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California Investor Resurrects Controversial Plan for Ridge-Top Vineyards

William Hill's scaled-down plan for Sonoma still raises environmental concerns

Lynn Alley
Posted: April 8, 2005

William Hill, managing partner of Premier Pacific Vineyards, is once again drawing fire from environmentalists for a development plan that would establish an estimated 1,900 acres of ridge-top vineyards in Sonoma County's Gualala River watershed, which the Environmental Protection Agency has designated as impaired.

In 2003, Hill, a Napa Valley-based vintner and vineyard developer, presented a highly controversial plan to develop the largest single vineyard project in the North Coast wine region's history. Premier Pacific Vineyards teamed up with a timber company to purchase 80,000 acres in a remote, mountainous area of Sonoma and Mendocino counties. Hill hoped to convert 5,000 acres of prime ridge-top land--a portion of which was located in the Gualala River watershed--from forest to premium Pinot Noir vineyards.

Opposition from environmentalists, community members, and even local grapegrowers--who denied the need for more coastal vineyards in the face of an industry-wide grape glut--forced Hill to abandon the project in late 2003.

Recently, however, Hill has revamped the plan, calling it Preservation Ranch and scaling it down to an estimated 1,900 acres of ridge-top vineyards that would be converted from timberland. The plan also calls for a minimum of 1,900 acres of redwood forest to be preserved as a conservation easement, and 14,500 acres to be planted to Douglas fir and redwood for eventual selective harvesting.

"This property had really been hammered [by timber companies]," Hill said. "Unfortunately, this is representative of much of the forest property in Northern California. We've come in with hydrologists and soil scientists, zoologists, biologists and foresters, and they've been studying this land on our nickel for the past year."

Nick Frey, executive director of the Sonoma County Grapegrowers Association, said it looks as if Hill is "trying to do some things that would offset the vineyard development with long-term preservation."

But objections from environmentalists who have witnessed the destruction of coastal oaks and redwoods for vineyards and the resulting impairment of the Gualala River watershed are still very much in the fore.

"I love my Pinot Noir just as much as anybody else, and we're not against viticulture, but we are against destroying a healthy forest and a degraded watershed to put in another vineyard," said Ursula Jones, president of Friends of the Gualala River.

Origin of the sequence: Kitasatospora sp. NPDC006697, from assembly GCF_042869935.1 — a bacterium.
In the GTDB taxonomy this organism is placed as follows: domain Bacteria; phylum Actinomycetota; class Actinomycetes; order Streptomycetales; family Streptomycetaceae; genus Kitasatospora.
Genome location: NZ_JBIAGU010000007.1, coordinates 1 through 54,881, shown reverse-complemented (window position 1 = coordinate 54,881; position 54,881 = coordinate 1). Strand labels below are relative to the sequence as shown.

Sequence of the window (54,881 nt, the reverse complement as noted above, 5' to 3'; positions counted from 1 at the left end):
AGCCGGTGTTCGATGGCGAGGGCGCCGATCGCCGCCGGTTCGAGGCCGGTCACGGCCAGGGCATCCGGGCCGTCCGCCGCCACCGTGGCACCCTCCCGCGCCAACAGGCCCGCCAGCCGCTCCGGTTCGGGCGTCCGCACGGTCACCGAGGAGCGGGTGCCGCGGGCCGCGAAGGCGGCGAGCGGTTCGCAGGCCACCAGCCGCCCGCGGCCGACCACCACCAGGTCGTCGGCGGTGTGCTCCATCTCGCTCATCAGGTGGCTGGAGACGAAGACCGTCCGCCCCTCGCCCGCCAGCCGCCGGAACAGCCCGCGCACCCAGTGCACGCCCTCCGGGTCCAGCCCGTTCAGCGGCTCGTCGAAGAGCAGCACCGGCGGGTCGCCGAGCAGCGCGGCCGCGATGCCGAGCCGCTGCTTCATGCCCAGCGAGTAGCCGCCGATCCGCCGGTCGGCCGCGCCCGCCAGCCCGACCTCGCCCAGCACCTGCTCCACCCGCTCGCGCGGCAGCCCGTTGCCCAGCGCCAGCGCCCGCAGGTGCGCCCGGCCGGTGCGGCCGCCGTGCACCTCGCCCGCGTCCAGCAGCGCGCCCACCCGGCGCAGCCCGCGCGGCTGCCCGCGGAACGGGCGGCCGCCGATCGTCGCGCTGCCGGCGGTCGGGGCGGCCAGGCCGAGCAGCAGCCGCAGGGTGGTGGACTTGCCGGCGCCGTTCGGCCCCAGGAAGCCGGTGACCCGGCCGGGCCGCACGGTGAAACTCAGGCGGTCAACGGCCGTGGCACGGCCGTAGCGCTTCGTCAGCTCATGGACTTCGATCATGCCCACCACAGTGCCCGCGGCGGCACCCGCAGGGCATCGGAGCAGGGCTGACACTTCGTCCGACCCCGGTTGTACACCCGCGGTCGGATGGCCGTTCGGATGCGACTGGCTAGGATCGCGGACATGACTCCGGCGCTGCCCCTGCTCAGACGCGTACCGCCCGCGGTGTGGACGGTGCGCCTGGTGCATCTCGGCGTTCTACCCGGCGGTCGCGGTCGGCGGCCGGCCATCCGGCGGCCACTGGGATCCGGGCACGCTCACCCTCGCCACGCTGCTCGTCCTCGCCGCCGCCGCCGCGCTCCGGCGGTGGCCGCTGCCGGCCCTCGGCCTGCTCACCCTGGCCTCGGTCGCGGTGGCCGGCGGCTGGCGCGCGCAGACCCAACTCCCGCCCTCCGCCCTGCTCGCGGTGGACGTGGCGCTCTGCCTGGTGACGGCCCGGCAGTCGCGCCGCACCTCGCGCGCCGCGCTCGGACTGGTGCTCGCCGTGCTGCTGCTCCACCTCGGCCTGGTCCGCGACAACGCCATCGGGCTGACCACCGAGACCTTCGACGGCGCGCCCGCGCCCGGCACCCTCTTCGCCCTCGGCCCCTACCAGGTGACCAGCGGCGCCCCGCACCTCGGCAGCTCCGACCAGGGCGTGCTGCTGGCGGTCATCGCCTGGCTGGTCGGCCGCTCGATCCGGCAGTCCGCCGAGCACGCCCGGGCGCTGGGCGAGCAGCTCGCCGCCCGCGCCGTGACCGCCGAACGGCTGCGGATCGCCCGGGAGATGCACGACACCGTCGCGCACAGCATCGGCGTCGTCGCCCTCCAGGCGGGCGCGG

"As far as we're concerned, vineyard conversion is worse than clear-cutting because clear-cut land eventually reforests itself or is reforested by the timber company," Jones said. "If you put in a vineyard, you have to sterilize the soil so that weeds don't come up. You're using pesticides and herbicides to protect your crop, and the water use for the first few years to establish your crop is quite significant."

Hill says he plans to consult with community members and organizations in order to enlist support for his project. But as Chris Poehlmann, a spokesperson for the Mendocino-based Coastal Forest Alliance, said, "There's just enough information being supplied to make him look good, but the bottom line is, he's about to give the wine industry the biggest black eye it's ever had."

Local environmentalists are not the only hurdle facing Hill. Before Hill can begin work on the vineyards, he'll need to obtain timber conversion permits from the California Department of Forestry, seek approval from the State Regional Water Quality Control Board and file an environmental impact report.

"We're not even at the stage of applying for permits yet," Hill said. "We've still got a lot of studying to do." Hill said it may be a year before his team can begin work on the vineyards.

Hill's project, or any project of its magnitude, is fraught with potential problems, said Glenn McGourty, a University of California, Davis, extension agent who specializes in viticulture in Mendocino and Lake counties. "The infrastructure isn't there to support the workers needed," McGourty said. "There is no housing for them and road access into the region is poor. The terrain where these vineyards are planned is very prone to erosion."

McGourty believes that the Regional Water Quality Control Board is not likely to support any project that could lead to an increase in erosion, a diversion of water or an introduction of pesticides into an already impaired watershed. "These are all challenges that the project will have to address … or the community will hold their feet to the fires," he said.

Some local growers aren't looking forward to more competition from vineyards that are creating animosity in the community. Tim Buckner, who farms grapes in Mendocino County, about 30 miles north of Hill's Preservation Ranch property, said, "I don't think we really need another 2,000 acres of coastal grapes in an industry that is still feeling the effects of coastal planting."

Buckner also expressed his concern, as did several other locals, that Hill's plans may "turn into multimillion-dollar 'ranchettes' when the grapes don't pay back fast enough to satisfy his investors."

But Hill views it differently. "If this thing works out like I expect, I'll feel this is the best thing I've done in my whole career," he said. "There are forests up and down the state that have suffered similar abuse and we hope to serve as a model."

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